First, let it be observed that Jesus "went about doing good." He was a benefactor, both to the bodies and to souls of men. Christ made it his business to do good to all, and never do harm to any. He was never idle, but always doing, and not only doing, but doing good. He did not confine himself to one place and wait for people to come to him to seek his help, but he went to them. Christ is our example of kindness to others in serving God in generation, because one of the reasons for our existence is to do all the good we can, while we can (Matthew 25:31-46).
Second, let it be noted specifically, that Christ went about "healing all that were oppressed of the devil." It was indeed a kindness that Jesus extended to many that he helped them get out from under the oppression of satanic power. John said, "For this purpose the Son of God was manifested, that he might destroy the works of the devil" (1 John 3:8).
In 1988, when former President George Bush received the nomination of his party, he called for a "kinder and gentler nation." In 1990, Alan Highers, editor of The Spiritual Sword, called for "A Kinder and Gentler Brotherhood" (1). Indeed, how many of us have mixed such a vast amount of vinegar and gall in our constitutions that we seem to be unable to make our mark in the world except by objecting, criticizing and finding fault?
If kindness truly issues from the mind of Christ (and it does), then it cannot be said that such kindness is tantamount to weakness, compromise and the fear to speak God's word powerfully and with conviction. One can, in fact he must, be truthful as well as kind with the Gospel of Christ (Ephesians 4:15). Obviously, that does not mean that we must accept all values, ideas, doctrines and beliefs as equally valid.
The Christian must be kind in thought (Philippians 4:8). Be careful of your thoughts; they become words. Watch your words; they become actions. Watch your actions; they become habits. Watch your habits; they become character. Watch your character; it becomes your destiny. The Christian must be kind in word (Ephesians 4:31). Cold words freeze people. Hot words scorch them. Bitter words embitter them. Wrathful words enrage them. "Angry words, O let them never from the tongue unbridled slip. May the heart's best impulse ever check them, ere they soil the lip." The Christian must be kind in deed (1 John 3:17-18). Kindness is "a language which the dumb can speak, the deaf can understand." C. N. Bovee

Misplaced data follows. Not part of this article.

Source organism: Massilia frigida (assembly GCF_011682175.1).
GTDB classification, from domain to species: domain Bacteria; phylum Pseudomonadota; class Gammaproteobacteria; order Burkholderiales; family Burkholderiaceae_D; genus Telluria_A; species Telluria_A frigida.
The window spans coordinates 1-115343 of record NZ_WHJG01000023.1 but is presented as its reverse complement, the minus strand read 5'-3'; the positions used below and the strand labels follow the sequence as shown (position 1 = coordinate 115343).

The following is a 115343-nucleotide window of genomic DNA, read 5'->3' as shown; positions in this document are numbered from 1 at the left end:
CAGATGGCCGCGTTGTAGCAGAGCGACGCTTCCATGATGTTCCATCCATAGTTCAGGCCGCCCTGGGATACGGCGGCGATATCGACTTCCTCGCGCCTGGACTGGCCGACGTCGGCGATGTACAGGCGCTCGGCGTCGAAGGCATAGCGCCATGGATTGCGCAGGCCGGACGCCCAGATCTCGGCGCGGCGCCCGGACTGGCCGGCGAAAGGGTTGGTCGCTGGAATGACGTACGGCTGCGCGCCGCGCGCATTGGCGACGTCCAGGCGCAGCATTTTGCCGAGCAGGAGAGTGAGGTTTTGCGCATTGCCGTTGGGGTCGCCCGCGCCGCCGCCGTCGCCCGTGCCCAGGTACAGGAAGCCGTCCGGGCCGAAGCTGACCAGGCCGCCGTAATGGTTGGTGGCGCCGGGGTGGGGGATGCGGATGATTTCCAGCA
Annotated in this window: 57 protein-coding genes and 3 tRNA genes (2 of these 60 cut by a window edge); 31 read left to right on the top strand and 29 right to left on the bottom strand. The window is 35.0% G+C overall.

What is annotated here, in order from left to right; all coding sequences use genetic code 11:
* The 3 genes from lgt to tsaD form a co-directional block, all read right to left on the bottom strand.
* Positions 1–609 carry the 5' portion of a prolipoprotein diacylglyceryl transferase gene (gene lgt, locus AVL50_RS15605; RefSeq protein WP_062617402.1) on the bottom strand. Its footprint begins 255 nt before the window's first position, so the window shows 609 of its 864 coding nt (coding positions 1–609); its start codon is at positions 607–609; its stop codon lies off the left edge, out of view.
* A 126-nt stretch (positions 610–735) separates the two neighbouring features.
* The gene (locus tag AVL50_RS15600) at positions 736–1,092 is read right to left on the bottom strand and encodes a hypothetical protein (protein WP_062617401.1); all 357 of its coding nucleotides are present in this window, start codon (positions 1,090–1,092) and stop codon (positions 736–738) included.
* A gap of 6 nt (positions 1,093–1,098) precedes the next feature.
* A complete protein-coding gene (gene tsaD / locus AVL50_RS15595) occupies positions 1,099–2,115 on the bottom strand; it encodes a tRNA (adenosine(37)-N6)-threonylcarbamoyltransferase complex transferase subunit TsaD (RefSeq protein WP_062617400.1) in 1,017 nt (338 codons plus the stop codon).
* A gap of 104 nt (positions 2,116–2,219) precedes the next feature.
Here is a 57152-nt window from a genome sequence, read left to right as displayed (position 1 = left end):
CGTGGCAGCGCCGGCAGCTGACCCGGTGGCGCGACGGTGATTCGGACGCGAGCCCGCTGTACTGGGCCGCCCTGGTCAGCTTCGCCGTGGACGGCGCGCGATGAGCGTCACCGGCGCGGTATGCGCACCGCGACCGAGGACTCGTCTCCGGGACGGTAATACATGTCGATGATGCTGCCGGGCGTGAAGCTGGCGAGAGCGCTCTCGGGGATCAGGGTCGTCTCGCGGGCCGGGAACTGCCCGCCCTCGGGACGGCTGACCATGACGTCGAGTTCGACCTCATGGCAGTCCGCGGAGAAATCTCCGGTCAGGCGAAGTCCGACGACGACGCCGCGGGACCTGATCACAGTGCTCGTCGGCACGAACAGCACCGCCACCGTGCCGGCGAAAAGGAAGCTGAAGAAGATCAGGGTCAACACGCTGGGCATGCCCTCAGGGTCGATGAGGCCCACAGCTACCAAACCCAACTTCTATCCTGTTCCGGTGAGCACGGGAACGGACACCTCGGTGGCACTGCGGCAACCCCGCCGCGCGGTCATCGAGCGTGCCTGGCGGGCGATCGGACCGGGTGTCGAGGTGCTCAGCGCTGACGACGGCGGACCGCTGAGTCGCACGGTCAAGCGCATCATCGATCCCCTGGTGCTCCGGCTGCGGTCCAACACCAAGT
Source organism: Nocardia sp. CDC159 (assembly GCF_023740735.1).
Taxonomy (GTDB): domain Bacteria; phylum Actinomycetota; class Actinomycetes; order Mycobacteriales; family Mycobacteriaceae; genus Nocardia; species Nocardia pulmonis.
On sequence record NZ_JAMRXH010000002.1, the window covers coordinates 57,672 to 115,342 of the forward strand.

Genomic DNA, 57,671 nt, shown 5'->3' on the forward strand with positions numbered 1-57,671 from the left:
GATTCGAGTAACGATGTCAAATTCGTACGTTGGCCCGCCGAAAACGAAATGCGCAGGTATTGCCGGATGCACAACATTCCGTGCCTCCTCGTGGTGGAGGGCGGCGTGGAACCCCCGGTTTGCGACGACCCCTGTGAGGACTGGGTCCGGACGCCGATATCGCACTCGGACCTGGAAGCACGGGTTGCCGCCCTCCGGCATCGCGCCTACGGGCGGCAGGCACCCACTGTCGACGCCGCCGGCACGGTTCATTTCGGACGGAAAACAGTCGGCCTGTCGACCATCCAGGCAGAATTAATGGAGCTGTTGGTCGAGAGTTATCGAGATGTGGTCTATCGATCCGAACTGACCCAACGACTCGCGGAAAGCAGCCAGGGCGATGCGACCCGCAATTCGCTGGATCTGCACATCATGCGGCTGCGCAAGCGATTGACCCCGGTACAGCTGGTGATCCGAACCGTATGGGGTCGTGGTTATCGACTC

Of all Christian duties, the two greatest are love and forgiveness. In the context of this passage, Peter heard Jesus speak of what to do if a brother sins against another (vss. 15-17). This prompted the familiar question of verse 21, "Lord, how oft shall my brother sin against me, and I forgive him? till seven times?" It was Rabbinic teaching at the time that one must forgive a brother three times: "He who begs forgiveness from his neighbor must not do so more than three times." Such was the mind of the Rabbis. The biblical precedent for this restriction is said to come from the early chapters of Amos, where there are a series of condemnations upon the nations "for three transgressions and for four" (1:3, 6, 9, 11-13; 2:1, 4, 6). "From this it was deduced that God's forgiveness extends to three offenses and that he visits the sinner with punishment at the fourth. It was not to be thought that a man could be more gracious than God, so forgiveness was limited to three times" (Barclay 193).